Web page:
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June 14, 2008

'Sway: The Irresistible Pull of Irrational Behavior'


In the tradition of "Battling the Inner Dummy: The Craziness of Apparently Normal People," this book gets filed under "Books whose titles are irresistible to Kool-Aid lovers like me."

So I dropped $14.93 on it and read it this morning after the papers.

The 15-page-long first chapter, which analyzes the factors that led to the worst airplane crash in history (584 dead at Tenerife, Canary Islands on March 27, 1977, resulting from the brain-dead behavior of KLM Captain Jacob van Zanten — head of the airline's safety program and "... one of the most experienced and accomplished pilots in the world") is worth the price of the book.

The rest is basically a riff on that first chapter, the first 10 of whose 15 pages are here.

If, having read those 10 pages, you don't feel an irresistible need to read the next five pages probing van Zanten's actions that led to the crash, we probably wouldn't do very well sharing a cockpit.

    Excerpts from the book:

    These hidden currents and forces include loss aversion (our tendency to go to great lengths to avoid possible losses), value attribution (our inclination to imbue a person or thing with certain qualities based on initial perceived value), and the diagnosis bias (our blindness to all evidence that contradicts our initial assessment of a person or situation).

    The more there is on the line, the easier it is to get swept into an irrational decision.

    Once you get a label in mind, you don't notice things that don't fit within the categories that do make a difference.

    The challenge takes the form of three steps that all Southwest pilots know by heart. The first step is to state the facts — for example, "Our approach speed is off." If that's ineffective, the next step is to challenge. Generally, the best way to challenge someone is to use their first name and add a quantifier to the fact. "Mike, are you going to make it on this approach? Check your altitude." That will get the captain's attention and bring him or her out of the tunnel vision he or she may be experiencing. It's important to state the fact without being condescending. If these two procedures fail, the third step is to take action. If someone were flying an unstable approach... we would want them to go around. The action [advised] would be to get on the radio and say, for example, "Southwest 1 going around, we're too high." Once you say something on the radio, the tower controller will cancel your landing clearance. And that way the action takes place without physically fighting over equipment in the airplane, which might aggravate the person flying.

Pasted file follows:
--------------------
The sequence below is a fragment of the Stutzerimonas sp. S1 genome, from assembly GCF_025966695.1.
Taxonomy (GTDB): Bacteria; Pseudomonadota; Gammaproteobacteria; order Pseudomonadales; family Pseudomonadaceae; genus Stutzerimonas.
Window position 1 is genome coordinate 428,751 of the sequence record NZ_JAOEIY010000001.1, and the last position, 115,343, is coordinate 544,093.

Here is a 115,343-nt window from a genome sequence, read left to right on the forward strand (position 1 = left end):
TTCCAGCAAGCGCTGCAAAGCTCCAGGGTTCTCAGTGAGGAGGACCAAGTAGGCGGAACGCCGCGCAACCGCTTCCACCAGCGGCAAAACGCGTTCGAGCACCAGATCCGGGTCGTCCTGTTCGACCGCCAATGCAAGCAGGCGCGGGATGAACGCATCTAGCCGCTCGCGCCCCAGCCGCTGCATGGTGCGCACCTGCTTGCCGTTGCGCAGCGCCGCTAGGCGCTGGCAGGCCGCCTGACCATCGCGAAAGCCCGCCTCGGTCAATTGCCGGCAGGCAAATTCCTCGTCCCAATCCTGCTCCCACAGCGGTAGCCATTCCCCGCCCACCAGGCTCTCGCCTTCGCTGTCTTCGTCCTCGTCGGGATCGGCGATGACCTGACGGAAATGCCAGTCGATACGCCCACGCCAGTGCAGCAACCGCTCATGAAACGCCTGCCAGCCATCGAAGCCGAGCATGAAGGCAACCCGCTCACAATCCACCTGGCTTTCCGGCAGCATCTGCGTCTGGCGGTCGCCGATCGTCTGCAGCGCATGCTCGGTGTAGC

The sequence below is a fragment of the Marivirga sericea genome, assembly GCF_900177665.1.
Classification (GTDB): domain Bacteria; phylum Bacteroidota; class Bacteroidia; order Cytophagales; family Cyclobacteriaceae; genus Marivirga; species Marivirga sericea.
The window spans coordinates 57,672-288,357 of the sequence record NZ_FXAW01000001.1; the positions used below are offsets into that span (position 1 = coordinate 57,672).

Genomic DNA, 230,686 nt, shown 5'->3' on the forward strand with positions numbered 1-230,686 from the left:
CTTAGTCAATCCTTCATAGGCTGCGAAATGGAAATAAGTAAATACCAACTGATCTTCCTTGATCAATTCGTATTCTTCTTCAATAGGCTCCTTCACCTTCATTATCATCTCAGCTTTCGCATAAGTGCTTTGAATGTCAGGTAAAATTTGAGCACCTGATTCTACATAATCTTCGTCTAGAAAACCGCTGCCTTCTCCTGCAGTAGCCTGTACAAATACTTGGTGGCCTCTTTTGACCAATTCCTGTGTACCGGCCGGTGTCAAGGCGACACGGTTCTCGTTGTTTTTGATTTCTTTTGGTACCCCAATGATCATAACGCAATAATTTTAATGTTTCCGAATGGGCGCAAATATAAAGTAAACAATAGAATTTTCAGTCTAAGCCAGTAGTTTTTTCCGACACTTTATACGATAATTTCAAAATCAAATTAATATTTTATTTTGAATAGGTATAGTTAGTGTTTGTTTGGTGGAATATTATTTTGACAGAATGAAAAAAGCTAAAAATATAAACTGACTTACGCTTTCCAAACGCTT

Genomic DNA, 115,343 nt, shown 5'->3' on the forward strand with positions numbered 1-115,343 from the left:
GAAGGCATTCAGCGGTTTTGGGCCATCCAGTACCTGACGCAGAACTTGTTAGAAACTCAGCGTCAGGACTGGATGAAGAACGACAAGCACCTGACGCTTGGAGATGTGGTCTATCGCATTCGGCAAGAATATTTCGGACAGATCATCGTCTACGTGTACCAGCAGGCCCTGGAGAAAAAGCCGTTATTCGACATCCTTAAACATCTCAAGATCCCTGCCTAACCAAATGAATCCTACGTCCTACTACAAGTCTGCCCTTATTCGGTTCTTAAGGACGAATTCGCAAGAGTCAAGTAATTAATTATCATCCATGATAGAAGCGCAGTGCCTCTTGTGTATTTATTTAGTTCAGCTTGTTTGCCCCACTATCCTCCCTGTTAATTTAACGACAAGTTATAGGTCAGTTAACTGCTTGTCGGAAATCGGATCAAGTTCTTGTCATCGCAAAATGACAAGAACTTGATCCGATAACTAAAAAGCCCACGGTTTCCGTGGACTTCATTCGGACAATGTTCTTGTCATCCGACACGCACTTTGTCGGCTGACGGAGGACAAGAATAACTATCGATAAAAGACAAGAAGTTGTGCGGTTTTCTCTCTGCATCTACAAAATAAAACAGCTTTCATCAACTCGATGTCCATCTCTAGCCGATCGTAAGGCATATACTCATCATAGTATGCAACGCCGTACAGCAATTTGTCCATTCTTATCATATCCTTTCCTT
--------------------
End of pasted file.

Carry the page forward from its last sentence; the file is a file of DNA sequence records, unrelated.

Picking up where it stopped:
A dissenting voice — even an incompetent one — can often act as the dam that holds back a flood of irrational behavior.


I've long since lost count (must be in the hundreds, maybe thousands of times) someone other than a fellow anesthesiologist has pointed something out to me during a surgical procedure that I'd missed or hadn't noticed, thus helping me avoid problems potentially great as well as small.

Though I'm initially annoyed (who the heck are you to be telling me something? is oftimes my irritated initial reaction) I always take them seriously.

You should too — even if you're not an anesthesiologist.

Like I said, next time you're in a bookstore or library, take a few minutes and read the last five pages of the first chapter of "Sway" — it'll more than repay the time spent.



a computer graphic rendering of the two aircraft involved in the crash just before impact. Van Zanten's KLM jet is on the right.

June 14, 2008 at 12:01 PM | Permalink


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